Appears in

Oxford Companion to Food

Oxford Companion to Food

By Alan Davidson

Published 2014

  • About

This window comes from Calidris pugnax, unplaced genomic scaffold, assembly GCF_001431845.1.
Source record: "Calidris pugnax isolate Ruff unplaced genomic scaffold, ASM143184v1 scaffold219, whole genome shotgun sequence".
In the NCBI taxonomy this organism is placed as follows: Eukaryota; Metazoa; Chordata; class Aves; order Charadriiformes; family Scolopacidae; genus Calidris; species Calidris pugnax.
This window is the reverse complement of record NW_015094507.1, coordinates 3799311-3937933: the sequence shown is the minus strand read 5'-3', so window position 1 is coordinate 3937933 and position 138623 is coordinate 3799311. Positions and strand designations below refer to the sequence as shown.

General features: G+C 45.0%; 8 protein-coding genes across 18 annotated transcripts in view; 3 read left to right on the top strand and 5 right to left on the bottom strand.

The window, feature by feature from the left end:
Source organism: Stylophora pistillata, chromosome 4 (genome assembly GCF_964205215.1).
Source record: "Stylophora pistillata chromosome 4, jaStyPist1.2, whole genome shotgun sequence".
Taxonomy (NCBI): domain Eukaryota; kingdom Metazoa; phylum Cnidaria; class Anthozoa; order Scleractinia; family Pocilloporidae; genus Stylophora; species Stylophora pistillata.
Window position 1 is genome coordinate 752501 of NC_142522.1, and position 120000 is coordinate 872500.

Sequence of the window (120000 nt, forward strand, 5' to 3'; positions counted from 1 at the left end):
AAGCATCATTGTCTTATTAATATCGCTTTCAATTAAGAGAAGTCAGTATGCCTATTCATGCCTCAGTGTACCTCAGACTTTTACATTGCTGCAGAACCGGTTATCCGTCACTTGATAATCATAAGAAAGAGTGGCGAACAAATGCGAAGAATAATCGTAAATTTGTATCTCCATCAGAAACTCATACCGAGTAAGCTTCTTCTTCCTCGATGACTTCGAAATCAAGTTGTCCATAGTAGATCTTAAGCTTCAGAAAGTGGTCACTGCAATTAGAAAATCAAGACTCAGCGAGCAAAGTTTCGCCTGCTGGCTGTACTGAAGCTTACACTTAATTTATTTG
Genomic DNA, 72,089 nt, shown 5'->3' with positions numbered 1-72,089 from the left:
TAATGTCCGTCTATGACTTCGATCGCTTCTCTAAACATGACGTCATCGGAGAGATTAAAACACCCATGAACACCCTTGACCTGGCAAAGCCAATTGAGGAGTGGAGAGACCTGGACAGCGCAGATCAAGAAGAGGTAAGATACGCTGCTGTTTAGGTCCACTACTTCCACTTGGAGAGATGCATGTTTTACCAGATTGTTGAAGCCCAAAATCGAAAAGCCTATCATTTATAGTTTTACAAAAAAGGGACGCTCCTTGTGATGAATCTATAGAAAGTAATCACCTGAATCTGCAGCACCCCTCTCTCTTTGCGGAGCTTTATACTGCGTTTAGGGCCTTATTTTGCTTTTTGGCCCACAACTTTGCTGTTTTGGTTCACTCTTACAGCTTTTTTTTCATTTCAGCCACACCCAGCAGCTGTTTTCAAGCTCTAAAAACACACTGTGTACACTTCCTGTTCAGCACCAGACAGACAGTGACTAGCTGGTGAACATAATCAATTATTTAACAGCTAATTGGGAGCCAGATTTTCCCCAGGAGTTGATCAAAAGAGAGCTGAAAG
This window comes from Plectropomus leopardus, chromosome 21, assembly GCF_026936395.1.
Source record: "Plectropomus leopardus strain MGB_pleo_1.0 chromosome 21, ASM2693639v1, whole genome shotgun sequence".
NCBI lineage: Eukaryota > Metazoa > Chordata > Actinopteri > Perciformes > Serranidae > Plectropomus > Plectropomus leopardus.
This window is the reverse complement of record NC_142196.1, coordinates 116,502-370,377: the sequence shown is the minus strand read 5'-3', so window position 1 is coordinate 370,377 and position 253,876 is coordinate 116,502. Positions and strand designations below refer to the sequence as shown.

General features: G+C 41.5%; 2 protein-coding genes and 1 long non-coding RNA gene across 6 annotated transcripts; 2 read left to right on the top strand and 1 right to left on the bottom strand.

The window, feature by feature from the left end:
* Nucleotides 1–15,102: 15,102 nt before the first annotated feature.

In the French language, the word originally designated an accomplished wine-taster, deriving from the Old French gromet, a valet or shop-boy at the wine merchant’s. In the 17th century someone who appreciated the taste of wine was called a coteau (presumably because he knew which hillside it may have come from). A delicate eater, a gourmet avant la lettre, was then a friand (and friandises must have appealed to them). Gourmet retained its specific link to wine throughout the 18th century. The word ‘gourmand’ took care of the food. In English, a use is not cited by the OED before 1820, while gourmand has been current since the Middle Ages. The rise of a word that may be related more to connoisseurship than appetite has something to do with the history of taste.